On Monday, four hundred and fifty employees were informed that they no longer have a job. Their positions were eliminated as part of a restructuring at the University of Chicago Medical Center.
Although officials say the cutbacks will not affect patient care or the time patients spend with physicians, they admit you may have to wait longer to see a doctor.
The cuts come as the hospital's CEO says the facility finds itself in the midst of a tough final time and must eliminate some 450 non-medical positions.
"One thing we can do is to react to this pro-actively while we're strong," said Dr. James Madara, CEO, University of Chicago Medical Center.
The hospital cuts include 30 in-patient beds in general medicine and intensive care, closing two doctors' offices in the next few weeks, and reducing surgical service between Saturday afternoon and Tuesday, which could all translate to longer wait times in the emergency room.
"Physicians will in part be redeployed as we work with our physicians to decide what connections and affiliations to make," said Madara.
Over the next year and a half, more staff positions at the hospital in food service, clerical, medical records and transporters will simply go away through attrition. That comes as the medical center reorganized and planned to cut $100 million in spending as well as cut 15 senior manager positions including the vice president of external and community affairs, a position once held by First Lady Michelle Obama.
With the economic downturn and the updaid bills to the hospital from Medicaid, the officials say the layoffs were inevitable.
But the union representing 1,900 health workers at the medical center dispute that.
"The University of Chicago Medical Center has in no way justified the kind of cuts they're talking about. They've been very profitable for the last several years. Nothing that they have shown us has led us to believe they don't continue to be profitable," said Richard Berg, Healthcare Employees Union Local 743.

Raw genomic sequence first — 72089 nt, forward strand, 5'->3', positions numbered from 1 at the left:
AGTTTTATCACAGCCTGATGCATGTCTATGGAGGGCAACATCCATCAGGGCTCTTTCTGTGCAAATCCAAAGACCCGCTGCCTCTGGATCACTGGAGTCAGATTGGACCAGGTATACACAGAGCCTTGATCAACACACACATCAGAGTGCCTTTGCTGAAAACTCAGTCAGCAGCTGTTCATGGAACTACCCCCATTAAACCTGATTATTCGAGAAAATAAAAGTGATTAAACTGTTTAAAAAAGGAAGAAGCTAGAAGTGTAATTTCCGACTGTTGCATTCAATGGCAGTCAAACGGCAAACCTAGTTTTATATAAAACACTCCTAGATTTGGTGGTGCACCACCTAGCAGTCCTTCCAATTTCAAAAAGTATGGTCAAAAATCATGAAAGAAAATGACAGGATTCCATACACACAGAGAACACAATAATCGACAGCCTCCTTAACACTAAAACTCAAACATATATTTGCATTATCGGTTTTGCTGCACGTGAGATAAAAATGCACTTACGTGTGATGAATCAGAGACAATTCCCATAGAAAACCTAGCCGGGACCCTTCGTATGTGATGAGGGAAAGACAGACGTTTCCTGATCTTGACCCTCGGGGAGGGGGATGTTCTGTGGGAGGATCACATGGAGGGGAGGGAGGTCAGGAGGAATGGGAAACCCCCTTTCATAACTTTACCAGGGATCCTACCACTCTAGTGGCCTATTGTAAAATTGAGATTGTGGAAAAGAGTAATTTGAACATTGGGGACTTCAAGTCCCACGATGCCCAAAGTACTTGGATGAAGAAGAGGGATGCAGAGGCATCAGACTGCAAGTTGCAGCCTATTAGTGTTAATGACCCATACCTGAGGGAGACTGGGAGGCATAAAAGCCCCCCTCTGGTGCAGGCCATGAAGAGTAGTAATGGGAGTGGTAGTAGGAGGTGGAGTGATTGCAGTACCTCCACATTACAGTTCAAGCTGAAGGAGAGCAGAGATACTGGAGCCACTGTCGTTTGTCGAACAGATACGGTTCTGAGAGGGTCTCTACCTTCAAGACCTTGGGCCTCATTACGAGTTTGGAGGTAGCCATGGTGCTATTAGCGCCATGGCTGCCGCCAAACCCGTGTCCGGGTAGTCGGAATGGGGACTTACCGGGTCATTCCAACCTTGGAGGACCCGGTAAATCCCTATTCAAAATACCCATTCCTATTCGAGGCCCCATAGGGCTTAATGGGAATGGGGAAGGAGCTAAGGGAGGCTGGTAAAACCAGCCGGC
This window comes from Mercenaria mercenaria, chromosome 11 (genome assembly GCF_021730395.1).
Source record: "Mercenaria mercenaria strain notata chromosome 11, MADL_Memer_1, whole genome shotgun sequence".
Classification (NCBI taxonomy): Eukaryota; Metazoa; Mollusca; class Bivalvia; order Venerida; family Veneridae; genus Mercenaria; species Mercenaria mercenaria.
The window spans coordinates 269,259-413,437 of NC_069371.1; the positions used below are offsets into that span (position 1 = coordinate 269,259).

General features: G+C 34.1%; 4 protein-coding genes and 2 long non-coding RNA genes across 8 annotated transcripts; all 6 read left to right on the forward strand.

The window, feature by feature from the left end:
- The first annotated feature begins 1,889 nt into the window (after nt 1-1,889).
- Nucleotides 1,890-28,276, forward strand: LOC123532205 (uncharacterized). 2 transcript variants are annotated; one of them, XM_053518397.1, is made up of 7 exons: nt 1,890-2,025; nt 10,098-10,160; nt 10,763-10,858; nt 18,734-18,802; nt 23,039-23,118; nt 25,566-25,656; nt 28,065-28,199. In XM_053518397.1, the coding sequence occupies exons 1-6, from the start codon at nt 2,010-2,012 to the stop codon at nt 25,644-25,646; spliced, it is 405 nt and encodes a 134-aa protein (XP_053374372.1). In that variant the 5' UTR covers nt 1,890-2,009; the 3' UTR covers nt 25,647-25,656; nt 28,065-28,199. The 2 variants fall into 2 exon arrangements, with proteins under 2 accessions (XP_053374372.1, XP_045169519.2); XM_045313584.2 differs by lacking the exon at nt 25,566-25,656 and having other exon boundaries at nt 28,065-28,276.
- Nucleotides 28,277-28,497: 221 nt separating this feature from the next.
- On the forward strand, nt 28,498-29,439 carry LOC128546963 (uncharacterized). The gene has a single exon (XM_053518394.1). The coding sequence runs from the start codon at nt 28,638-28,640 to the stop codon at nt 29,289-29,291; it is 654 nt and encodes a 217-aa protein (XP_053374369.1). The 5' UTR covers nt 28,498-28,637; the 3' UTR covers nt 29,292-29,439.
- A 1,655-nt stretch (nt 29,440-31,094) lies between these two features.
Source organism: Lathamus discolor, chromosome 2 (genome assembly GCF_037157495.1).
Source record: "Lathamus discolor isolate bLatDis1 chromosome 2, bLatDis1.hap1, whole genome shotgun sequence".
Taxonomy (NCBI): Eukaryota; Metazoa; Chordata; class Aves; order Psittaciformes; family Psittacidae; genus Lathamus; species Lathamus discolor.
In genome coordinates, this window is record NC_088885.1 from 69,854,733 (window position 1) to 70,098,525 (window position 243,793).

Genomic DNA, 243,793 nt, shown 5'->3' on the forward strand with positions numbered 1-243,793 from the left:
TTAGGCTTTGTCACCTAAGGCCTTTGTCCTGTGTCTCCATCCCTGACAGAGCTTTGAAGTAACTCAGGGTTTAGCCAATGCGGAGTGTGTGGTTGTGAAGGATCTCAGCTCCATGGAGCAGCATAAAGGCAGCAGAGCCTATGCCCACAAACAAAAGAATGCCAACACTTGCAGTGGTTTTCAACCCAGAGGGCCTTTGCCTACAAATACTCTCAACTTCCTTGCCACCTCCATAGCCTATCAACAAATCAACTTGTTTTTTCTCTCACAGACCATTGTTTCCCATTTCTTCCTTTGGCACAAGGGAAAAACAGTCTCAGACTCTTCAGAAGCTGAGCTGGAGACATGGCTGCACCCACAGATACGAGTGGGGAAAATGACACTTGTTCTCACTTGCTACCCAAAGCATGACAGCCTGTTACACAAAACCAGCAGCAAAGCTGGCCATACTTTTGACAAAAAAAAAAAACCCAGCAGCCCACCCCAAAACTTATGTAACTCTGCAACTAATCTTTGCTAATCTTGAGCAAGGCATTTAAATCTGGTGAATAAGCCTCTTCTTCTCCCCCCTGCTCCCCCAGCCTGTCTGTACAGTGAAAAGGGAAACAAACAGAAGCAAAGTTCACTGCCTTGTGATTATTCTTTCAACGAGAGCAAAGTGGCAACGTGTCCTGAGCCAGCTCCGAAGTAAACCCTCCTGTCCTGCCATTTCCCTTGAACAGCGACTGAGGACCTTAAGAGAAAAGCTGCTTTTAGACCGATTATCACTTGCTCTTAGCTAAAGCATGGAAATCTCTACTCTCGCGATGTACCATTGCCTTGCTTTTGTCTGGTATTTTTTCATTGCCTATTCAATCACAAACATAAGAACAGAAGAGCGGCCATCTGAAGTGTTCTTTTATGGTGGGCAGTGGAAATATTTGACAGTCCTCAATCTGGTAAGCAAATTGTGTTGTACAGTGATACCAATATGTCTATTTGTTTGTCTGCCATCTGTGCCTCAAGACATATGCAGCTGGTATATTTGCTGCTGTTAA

Experts say the trend of financial hardships for hospitals is a sign of the times. In the last six months, both Lincoln Park Hospital and Michael Reese have closed.
Dan Yonker of the Metropolitan Chicago Health Care Council says despite the industry cutbacks he hopes he doesn't see a change in patient care.
"There is not a hospital administrator that wants to close. Their hospitals are a staple in their communities and they're making tough decisions today, again, with that patient in mind," said Yunker.
Hospital officials added they remain committed to assisting those in the community, even those that are uninsured. They say they will assist them through the emergency room but will try to get them with a primary care information at a neighborhood clinic.
A hiring freeze at the medical school is expected and some of the construction projects will begin to scale back on as well. Hospital officials will reassess in the next two years and there may have to be more layoffs then.